This is the third part of a three-part article on the witnesses the International Criminal Court (ICC) prosecution is seeking to be compelled to testify in the trial of Kenyan Deputy President William Samoei Ruto and former radio journalist Joshua arap Sang. This final part looks at if the witnesses were to testify whether such testimony would advance the prosecution’s case.
Before the eight witnesses withdrew, Karim Khan, Ruto’s lead defense lawyer, asked the court to order three of them to testify at the start of the trial. Khan’s application was supported by Sang’s lawyer, Joseph Kipchumba Kigen-Katwa. Khan wanted Witness 15, Witness 16, and Witness 336 to be part of a group of eight witnesses he considered important to start the trial with, arguing in a July 19, 2013 submission that the integrity of the proceedings would be protected if this order of witnesses was followed.
“To use a Kenyan colloquialism, based on witness statements and documents, the Defence has substantial grounds to believe that these eight key prosecution witnesses have been part of a deliberate and concerted scheme to “cook” evidence against Mr. Ruto,” Khan wrote.
Now that the witnesses no longer wish to testify why does the prosecution bother with them?
ICC Prosecutor Fatou Bensouda argued in her December 5, 2013 application that justice would be served by the witnesses being compelled to testify.
“The Chamber should hear the evidence of these witnesses in order to determine the truth, not simply about the charged crimes, but also concerning the allegations by both Defence teams of a concerted and elaborate conspiracy at play in this case to fabricate evidence and implicate the Accused,” Bensouda wrote.
“Certain of these witnesses have subsequently recanted the evidence given to the Prosecution and accused the Prosecution of irregularities in its interactions with them. It is thus particularly important to secure the attendance of these witnesses to explore the veracity of their conflicting statements,” Bensouda elaborated.
Kigen-Katwa disagreed with the prosecutor. He was surprised that the prosecution had chosen to take different approaches towards recanting or withdrawing witnesses in the two Kenya cases before the ICC. He observed that the prosecution withdrew witnesses from the case against President Uhuru Muigai Kenyatta who had either recanted or withdrawn their testimony even though such a move undermined the prosecution’s own case.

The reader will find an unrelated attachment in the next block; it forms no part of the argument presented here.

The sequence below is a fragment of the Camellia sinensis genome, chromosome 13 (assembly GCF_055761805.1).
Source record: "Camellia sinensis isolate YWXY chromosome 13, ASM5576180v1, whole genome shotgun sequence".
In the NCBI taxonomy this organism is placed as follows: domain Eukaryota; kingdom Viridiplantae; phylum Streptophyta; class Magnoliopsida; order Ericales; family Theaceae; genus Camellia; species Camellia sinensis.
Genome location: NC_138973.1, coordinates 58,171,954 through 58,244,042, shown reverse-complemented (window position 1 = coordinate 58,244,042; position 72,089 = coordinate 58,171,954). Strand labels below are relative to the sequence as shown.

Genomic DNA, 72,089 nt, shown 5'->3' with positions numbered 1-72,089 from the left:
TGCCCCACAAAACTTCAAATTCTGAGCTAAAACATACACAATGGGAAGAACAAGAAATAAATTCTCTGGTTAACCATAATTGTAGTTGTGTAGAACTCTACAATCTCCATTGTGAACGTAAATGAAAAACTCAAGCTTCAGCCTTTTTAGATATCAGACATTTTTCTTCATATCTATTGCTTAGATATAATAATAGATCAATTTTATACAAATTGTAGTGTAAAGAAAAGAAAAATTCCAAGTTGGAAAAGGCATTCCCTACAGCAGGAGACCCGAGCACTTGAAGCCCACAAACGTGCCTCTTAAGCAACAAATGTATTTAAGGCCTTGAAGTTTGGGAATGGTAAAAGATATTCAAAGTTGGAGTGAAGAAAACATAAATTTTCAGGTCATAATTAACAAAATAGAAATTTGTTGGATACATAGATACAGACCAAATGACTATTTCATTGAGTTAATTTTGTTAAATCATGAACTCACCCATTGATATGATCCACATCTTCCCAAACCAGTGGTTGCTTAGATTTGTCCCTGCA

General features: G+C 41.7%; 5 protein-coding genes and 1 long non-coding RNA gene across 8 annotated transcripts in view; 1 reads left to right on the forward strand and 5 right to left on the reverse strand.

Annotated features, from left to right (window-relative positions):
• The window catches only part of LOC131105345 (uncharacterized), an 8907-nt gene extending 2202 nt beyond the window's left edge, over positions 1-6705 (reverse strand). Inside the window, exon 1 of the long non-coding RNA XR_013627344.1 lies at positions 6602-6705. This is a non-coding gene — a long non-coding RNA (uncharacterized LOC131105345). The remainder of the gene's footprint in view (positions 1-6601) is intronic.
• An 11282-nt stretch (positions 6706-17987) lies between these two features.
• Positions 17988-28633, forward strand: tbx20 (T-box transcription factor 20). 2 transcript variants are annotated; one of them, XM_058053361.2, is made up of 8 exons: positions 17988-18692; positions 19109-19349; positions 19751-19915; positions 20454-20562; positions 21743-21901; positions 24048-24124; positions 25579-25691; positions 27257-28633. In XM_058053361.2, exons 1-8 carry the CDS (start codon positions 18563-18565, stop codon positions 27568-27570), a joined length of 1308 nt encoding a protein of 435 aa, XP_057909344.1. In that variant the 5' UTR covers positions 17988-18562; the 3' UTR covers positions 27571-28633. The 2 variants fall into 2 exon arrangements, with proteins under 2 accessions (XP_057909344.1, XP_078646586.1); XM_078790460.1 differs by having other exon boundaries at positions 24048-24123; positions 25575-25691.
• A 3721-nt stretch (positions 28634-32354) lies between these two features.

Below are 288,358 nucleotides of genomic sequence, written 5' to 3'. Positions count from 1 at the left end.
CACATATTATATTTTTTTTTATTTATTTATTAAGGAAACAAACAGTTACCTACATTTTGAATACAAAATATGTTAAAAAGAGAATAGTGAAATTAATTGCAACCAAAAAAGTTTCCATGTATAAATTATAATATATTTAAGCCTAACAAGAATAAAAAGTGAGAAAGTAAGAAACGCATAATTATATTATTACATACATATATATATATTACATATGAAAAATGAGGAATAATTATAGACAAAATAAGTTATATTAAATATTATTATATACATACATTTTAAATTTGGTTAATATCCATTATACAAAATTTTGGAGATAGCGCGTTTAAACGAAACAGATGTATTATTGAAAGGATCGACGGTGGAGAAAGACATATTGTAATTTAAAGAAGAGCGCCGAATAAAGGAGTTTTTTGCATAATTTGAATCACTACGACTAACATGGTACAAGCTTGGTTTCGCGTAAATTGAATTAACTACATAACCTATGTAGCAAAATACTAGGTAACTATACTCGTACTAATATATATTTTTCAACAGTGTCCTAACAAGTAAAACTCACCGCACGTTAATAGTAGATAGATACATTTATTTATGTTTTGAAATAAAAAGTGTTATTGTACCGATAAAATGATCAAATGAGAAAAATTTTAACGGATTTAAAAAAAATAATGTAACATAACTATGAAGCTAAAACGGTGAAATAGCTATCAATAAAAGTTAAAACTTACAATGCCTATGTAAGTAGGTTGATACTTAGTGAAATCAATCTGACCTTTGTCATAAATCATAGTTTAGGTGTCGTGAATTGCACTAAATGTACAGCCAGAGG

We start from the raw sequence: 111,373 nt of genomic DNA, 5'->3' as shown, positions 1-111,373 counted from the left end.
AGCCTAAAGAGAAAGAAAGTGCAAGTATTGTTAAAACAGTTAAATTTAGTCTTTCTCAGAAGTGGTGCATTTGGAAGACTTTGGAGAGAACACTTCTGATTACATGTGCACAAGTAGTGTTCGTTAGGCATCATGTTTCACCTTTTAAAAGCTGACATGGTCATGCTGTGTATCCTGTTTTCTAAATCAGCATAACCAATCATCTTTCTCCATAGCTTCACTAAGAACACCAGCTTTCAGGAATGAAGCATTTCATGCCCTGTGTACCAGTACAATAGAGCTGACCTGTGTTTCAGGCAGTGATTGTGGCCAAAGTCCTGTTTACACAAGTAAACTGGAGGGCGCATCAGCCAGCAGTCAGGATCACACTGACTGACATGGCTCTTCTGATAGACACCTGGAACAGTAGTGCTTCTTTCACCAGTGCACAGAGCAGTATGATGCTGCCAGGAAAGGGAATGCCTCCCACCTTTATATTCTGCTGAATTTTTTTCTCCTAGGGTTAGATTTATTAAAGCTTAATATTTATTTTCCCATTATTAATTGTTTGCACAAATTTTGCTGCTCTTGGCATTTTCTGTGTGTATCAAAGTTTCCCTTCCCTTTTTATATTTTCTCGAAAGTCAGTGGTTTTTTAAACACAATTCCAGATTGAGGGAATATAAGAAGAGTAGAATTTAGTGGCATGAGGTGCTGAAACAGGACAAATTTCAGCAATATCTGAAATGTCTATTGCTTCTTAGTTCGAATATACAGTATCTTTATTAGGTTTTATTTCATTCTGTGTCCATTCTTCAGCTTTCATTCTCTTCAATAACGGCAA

“This approach, the Defence submits, is the appropriate one, and seems to be an admission on the part of the Prosecution that testimony which has been recanted, has limited probative value,” Kigen-Katwa wrote in his January 10 submission.
Kigen-Katwa further argued that any testimony the eight witnesses may give would not be of value to the court.
“Evidence which has been disowned or changed multiple times and/or which is not procured voluntarily is hardly believable beyond reasonable doubt, and therefore does not materially assist the Prosecution’s case, nor does it resolve any specific issues in the trial,” Kigen-Katwa wrote.
Presiding Judge Chile Eboe-Osuji and Judge Robert Fremr stated in their majority decision ordering the witnesses to appear before the ICC that the defense was only speculating when stating the witnesses would be hostile to the prosecution.
“Regarding the potential hostility of the Eight Witnesses, until any witness has been given an opportunity to take the stand, take the oath and take questions in examination-in-chief, it would be speculative to declare the witness as hostile,” said the two judges.
“Even then, there is no known wisdom that hostile witnesses are incapable of testifying to the truth under oath. The usual danger is that the calling party runs the risk of the witness in question testifying in a manner that is more favourable to the opposing party, such that may not aid the case of the calling side. But that possibility is not without value in the search for the truth, especially in light of the provisions of article 54,” the judges wrote.
Article 54 is the provision in the Rome Statute that details the prosecution’s authority and powers to investigate crimes.
Judge Olga Herrera Carbuccia did not address this issue in her dissenting opinion even though she did say she agreed with Judges Eboe-Osuji and Fremr that the court had the power to summon unwilling witnesses.
The trial of Ruto and Sang is scheduled to resume on Wednesday, May 14.